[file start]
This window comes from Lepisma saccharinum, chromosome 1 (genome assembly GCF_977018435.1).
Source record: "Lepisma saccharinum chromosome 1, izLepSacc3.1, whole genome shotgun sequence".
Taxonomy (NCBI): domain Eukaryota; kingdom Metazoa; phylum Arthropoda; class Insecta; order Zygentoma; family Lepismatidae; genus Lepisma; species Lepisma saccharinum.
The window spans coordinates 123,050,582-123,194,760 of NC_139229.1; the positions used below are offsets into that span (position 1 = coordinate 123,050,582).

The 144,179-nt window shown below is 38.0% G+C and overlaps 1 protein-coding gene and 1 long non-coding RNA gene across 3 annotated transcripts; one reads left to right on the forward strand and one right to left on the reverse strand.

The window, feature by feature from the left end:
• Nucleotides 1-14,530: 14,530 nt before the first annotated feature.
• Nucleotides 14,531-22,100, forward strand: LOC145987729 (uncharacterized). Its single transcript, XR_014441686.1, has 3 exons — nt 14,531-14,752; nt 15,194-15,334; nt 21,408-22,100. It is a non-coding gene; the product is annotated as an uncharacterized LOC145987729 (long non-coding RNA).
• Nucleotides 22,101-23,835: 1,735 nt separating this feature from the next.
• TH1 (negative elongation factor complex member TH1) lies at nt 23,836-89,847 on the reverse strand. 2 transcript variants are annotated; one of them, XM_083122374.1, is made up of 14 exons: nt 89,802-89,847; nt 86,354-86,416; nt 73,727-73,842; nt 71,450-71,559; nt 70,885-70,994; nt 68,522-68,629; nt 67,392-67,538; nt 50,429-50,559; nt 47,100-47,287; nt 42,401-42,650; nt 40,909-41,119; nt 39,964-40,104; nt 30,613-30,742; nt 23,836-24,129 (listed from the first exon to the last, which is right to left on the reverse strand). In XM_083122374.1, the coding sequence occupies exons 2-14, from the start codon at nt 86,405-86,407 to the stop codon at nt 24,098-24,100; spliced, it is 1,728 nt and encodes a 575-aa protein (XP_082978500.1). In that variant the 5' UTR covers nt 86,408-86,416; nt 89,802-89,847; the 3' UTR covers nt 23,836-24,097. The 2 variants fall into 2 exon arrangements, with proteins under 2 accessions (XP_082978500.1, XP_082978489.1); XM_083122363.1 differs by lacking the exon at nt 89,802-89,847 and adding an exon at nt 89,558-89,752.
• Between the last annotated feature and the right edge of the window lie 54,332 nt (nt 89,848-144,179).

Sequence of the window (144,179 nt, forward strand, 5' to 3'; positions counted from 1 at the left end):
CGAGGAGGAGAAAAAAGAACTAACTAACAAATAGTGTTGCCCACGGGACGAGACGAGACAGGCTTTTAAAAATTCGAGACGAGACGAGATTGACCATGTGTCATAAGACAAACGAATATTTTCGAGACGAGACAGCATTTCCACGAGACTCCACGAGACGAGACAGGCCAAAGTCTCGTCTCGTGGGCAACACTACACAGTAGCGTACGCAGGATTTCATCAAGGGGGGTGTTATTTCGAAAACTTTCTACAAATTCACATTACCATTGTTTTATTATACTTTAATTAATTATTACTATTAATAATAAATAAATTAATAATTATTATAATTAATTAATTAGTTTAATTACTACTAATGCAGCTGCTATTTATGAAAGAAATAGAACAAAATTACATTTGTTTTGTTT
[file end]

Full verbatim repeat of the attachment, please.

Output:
This window comes from Lepisma saccharinum, chromosome 1 (genome assembly GCF_977018435.1).
Source record: "Lepisma saccharinum chromosome 1, izLepSacc3.1, whole genome shotgun sequence".
Taxonomy (NCBI): domain Eukaryota; kingdom Metazoa; phylum Arthropoda; class Insecta; order Zygentoma; family Lepismatidae; genus Lepisma; species Lepisma saccharinum.
The window spans coordinates 123,050,582-123,194,760 of NC_139229.1; the positions used below are offsets into that span (position 1 = coordinate 123,050,582).

The 144,179-nt window shown below is 38.0% G+C and overlaps 1 protein-coding gene and 1 long non-coding RNA gene across 3 annotated transcripts; one reads left to right on the forward strand and one right to left on the reverse strand.

The window, feature by feature from the left end:
• Nucleotides 1-14,530: 14,530 nt before the first annotated feature.
• Nucleotides 14,531-22,100, forward strand: LOC145987729 (uncharacterized). Its single transcript, XR_014441686.1, has 3 exons — nt 14,531-14,752; nt 15,194-15,334; nt 21,408-22,100. It is a non-coding gene; the product is annotated as an uncharacterized LOC145987729 (long non-coding RNA).
• Nucleotides 22,101-23,835: 1,735 nt separating this feature from the next.
• TH1 (negative elongation factor complex member TH1) lies at nt 23,836-89,847 on the reverse strand. 2 transcript variants are annotated; one of them, XM_083122374.1, is made up of 14 exons: nt 89,802-89,847; nt 86,354-86,416; nt 73,727-73,842; nt 71,450-71,559; nt 70,885-70,994; nt 68,522-68,629; nt 67,392-67,538; nt 50,429-50,559; nt 47,100-47,287; nt 42,401-42,650; nt 40,909-41,119; nt 39,964-40,104; nt 30,613-30,742; nt 23,836-24,129 (listed from the first exon to the last, which is right to left on the reverse strand). In XM_083122374.1, the coding sequence occupies exons 2-14, from the start codon at nt 86,405-86,407 to the stop codon at nt 24,098-24,100; spliced, it is 1,728 nt and encodes a 575-aa protein (XP_082978500.1). In that variant the 5' UTR covers nt 86,408-86,416; nt 89,802-89,847; the 3' UTR covers nt 23,836-24,097. The 2 variants fall into 2 exon arrangements, with proteins under 2 accessions (XP_082978500.1, XP_082978489.1); XM_083122363.1 differs by lacking the exon at nt 89,802-89,847 and adding an exon at nt 89,558-89,752.
• Between the last annotated feature and the right edge of the window lie 54,332 nt (nt 89,848-144,179).

Sequence of the window (144,179 nt, forward strand, 5' to 3'; positions counted from 1 at the left end):
CGAGGAGGAGAAAAAAGAACTAACTAACAAATAGTGTTGCCCACGGGACGAGACGAGACAGGCTTTTAAAAATTCGAGACGAGACGAGATTGACCATGTGTCATAAGACAAACGAATATTTTCGAGACGAGACAGCATTTCCACGAGACTCCACGAGACGAGACAGGCCAAAGTCTCGTCTCGTGGGCAACACTACACAGTAGCGTACGCAGGATTTCATCAAGGGGGGTGTTATTTCGAAAACTTTCTACAAATTCACATTACCATTGTTTTATTATACTTTAATTAATTATTACTATTAATAATAAATAAATTAATAATTATTATAATTAATTAATTAGTTTAATTACTACTAATGCAGCTGCTATTTATGAAAGAAATAGAACAAAATTACATTTGTTTTGTTT